Now, Venmo dominates payment apps as the primary way friends exchange money, even in the midst of competitors like Apple Pay.

“I’ll Just Uber There” – How Modern Technology Changed Transportation 

The way Uber transformed transportation is so important because technology actually changed our behavior and relationship with transportation. If you rewind the tape to ten years ago (or more), we had a choice of taxi, bus, train, or driving our personal vehicle when trying to get around an urban environment. Now, we’ve become so accustomed to pulling out our phones to deal with a problem that Uber often seems easier than any of these other options. 

For years, the car-less or those who preferred not to drive had just one option to get to their destination via car—taxi cabs. But taxis were largely confined to major cities and were beholden to requirements and limitations placed upon them by the municipalities they operated in. Then, Uber entered the scene and disrupted the taxi industry by introducing tech to ride-sharing.  

Have you ever landed at an airport where there was a line of taxis waiting outside (like Laguardia), but you still opted to take an Uber? This is further proof that Uber has become the foundation of our mindset around urban transportation. We will wait for an Uber even if there is an empty cab right in front of us. It’s become a habit and a part of our behavior. The reliability, safety, and cleanliness of Ubers drew us in—even if the price is a little bit more than a taxi cab.

Now, friends tell you that they will “Ubering” to a location or to meet you for dinner. As the largest ride-sharing company in the world, they have integrated into more cities and become mainstream, and are now the go-to way of referring to a ride-sharing app. 

The New Frontier of Communication

We’ve seen this concept play out in the way we communicate with our friends, family, and colleagues as well. Think about it this way—for many of us, apps like FaceTime, Slack, and WhatsApp (especially for those living outside of the United States) are now everyday tools we use to communicate with people all over the world.

FaceTime serves as a lifeline for many of us whose friends and loved ones live outside of driving distance. Slack helps companies communicate and do business effectively (we saw to what extent when they unexpectedly shut down a few weeks ago). WhatsApp is a global messaging platform that is, in part, so popular because you don’t need an iPhone to use it. All of these tools have now become verbs. How many of you have told a loved one, “I’ll FaceTime you later,” or asked a coworker to “Slack” you? We cannot ignore the fact that technology has become enmeshed in our everyday lives, and one of the truest ways to illustrate this enmeshment is through tracking shifts in language.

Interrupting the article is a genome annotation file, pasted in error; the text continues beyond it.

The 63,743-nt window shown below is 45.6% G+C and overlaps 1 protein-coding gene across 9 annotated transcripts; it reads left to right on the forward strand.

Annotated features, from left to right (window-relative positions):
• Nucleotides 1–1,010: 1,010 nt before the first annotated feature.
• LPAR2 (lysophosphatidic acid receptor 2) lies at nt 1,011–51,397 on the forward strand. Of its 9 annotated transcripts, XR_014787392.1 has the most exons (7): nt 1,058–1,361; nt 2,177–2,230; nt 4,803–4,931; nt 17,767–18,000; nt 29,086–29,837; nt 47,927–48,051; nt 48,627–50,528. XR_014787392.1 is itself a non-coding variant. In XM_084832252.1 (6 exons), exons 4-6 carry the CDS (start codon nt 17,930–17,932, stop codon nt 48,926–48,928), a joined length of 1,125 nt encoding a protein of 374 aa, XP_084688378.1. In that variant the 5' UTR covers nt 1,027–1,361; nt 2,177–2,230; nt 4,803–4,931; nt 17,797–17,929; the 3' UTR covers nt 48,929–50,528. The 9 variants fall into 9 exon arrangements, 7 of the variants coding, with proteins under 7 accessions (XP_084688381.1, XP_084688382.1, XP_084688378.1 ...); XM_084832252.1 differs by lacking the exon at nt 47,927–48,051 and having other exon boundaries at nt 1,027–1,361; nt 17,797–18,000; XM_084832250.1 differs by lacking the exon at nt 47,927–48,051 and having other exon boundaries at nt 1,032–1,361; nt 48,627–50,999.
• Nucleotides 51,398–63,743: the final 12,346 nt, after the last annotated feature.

In fact, one of the most recent language shifts was directly tied to the life and work shifts that occurred due to COVID-19. 

How Zoom Dominated the Pandemic 

The pandemic changed many things about our way of life, and one of its earliest adjustments (where the English language is concerned) was making “Zoom”—an onomatopoeia (the sound something makes when it moves quickly) that became a verb (The car zoomed down the street), that became a noun (the brand, Zoom)—back into a verb, but with a completely separate meaning from the original verb context.

Zoom was released to the public in 2011 in San Jose, CA, as a video conferencing app. Zoom saw a remarkable global increase in usage during the pandemic and went on to dominate other video conferencing platforms. Entire companies, fitness classes, educational institutions, happy hours, and more took place via Zoom. This is not confined to the pandemic, as Zoom still sees huge levels of popularity today—it truly is the next noun to become a verb (or word to undergo a massive meaning shift given the word zoom’s multifaceted past).

Zoom played a pivotal role in our society’s interconnectedness during a turbulent time, and it continues to hold this position today. It is not a passing fad—online learning and the new work-from-anywhere model are here to stay. Zoom continues to play a huge role in the way we do business. It serves as an excellent example of structural change during a cataclysmic time in society.

The world is always changing. Some societal trends don’t simply come and go—through their integration into our life and language; they change the way we see things and communicate as a whole. Many of us simply cannot envision the last two years without platforms like Google and Zoom. Leaders must pay attention to future technologies or businesses that have the potential to shift our landscape in such a significant way in order to become early adopters and, ultimately, play a more significant role in the marketplace.